Yesterday was the warmest day on record in Snofjogur and most of Europe. Temperatures in Anaborg reached a record high of 22 °C in the early afternoon, and several parts of southern Europe reached 53 °C in the sun, breaking the previous European record of 49 °C, held by the Spanish city of Málaga and established in Summer 2029. The week has seen routine highs of more than 50 °C across south and central Europe.
But scientists fear these records will continue to change in the near future. Despite titanic efforts by nations such as Snofjogur, Iceland and Sweden to halt global warming, the temperature record has been broken every year since 2024 in Snofjogur and almost every year in that period in continental Europe. The sea ice surrounding the Snofjogurish isles has decreased at an alarming rate this year and, should the melting rate continue, will disappear completely by late August for the first time in recorded history. The sea level has risen by almost 3 m since the 1950s, which has profoundly affected many nations, especially island nations in the Pacific Ocean and low-lying, easily floodable nations such as Brazil and Egypt.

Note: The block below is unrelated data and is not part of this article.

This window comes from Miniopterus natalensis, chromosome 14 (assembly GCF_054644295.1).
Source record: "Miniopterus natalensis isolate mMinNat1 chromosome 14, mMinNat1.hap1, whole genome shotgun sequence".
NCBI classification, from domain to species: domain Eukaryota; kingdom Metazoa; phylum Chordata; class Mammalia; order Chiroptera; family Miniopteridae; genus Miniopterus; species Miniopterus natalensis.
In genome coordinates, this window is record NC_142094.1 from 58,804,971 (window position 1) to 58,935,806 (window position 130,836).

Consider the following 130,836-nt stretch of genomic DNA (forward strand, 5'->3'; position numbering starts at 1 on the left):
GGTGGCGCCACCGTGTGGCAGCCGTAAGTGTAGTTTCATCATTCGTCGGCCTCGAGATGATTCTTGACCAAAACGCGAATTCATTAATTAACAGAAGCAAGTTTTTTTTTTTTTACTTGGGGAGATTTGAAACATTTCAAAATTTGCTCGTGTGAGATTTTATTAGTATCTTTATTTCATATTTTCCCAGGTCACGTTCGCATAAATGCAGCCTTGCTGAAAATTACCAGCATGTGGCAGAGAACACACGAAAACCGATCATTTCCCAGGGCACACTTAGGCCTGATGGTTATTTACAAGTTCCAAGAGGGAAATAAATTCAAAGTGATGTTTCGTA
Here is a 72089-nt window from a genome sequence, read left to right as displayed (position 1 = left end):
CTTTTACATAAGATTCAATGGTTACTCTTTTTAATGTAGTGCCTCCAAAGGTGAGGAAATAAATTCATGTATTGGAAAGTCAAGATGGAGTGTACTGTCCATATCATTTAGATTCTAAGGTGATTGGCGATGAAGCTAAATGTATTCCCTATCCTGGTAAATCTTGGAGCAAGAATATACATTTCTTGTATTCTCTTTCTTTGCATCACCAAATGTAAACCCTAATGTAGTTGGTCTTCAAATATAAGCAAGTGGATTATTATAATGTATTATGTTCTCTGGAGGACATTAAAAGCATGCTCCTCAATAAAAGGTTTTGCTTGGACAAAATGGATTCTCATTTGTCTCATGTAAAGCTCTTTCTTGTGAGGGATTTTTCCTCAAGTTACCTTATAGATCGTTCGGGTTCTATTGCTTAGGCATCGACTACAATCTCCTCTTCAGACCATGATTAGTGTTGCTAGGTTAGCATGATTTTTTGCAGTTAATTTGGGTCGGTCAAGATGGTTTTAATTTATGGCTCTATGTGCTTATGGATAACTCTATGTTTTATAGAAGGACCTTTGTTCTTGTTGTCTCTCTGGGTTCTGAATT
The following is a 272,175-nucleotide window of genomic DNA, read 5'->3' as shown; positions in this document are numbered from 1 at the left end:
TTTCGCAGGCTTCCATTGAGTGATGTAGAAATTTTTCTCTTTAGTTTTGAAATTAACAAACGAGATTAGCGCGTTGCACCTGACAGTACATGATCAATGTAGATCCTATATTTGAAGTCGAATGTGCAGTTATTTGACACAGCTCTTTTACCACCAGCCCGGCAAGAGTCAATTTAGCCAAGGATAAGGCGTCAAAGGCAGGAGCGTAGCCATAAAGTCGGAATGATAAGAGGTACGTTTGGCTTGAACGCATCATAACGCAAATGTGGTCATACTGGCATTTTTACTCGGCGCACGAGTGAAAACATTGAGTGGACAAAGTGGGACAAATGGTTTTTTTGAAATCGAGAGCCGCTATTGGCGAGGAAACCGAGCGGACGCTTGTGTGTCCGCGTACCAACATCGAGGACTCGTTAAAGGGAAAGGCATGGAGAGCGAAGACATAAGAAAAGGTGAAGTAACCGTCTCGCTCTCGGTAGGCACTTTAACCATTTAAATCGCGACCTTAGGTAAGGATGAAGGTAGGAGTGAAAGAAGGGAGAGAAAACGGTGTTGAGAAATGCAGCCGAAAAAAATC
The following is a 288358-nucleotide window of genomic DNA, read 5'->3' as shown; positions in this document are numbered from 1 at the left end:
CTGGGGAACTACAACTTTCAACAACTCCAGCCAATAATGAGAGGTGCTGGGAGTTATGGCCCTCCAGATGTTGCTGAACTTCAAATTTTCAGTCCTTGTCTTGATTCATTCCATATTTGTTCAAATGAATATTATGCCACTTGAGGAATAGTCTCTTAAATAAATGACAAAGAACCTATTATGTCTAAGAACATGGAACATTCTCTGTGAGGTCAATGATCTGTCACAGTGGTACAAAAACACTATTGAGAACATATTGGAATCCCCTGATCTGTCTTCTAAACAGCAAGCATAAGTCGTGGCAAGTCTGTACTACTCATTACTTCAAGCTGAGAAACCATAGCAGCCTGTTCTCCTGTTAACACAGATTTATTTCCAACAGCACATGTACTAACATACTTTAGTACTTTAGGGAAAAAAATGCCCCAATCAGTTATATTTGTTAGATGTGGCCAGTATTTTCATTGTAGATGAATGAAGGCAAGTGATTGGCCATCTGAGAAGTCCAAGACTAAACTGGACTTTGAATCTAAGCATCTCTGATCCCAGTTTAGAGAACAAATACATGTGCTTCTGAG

Citing an urgent need for the world to follow the example of northern-European eco-friendly nations, the Snofjogurish parliament has called for an international climate summit to be held in Kyrrvatn in mid-August. In addition, several representatives of the Sector of the Environment, the Sector of Economics & Finance and the Sector of Foreign Affairs have proposed placing severe economic sanctions on nations that fail to reduce their carbon footprint by this time next year, but such a policy would first need to pass a voting session in parliament.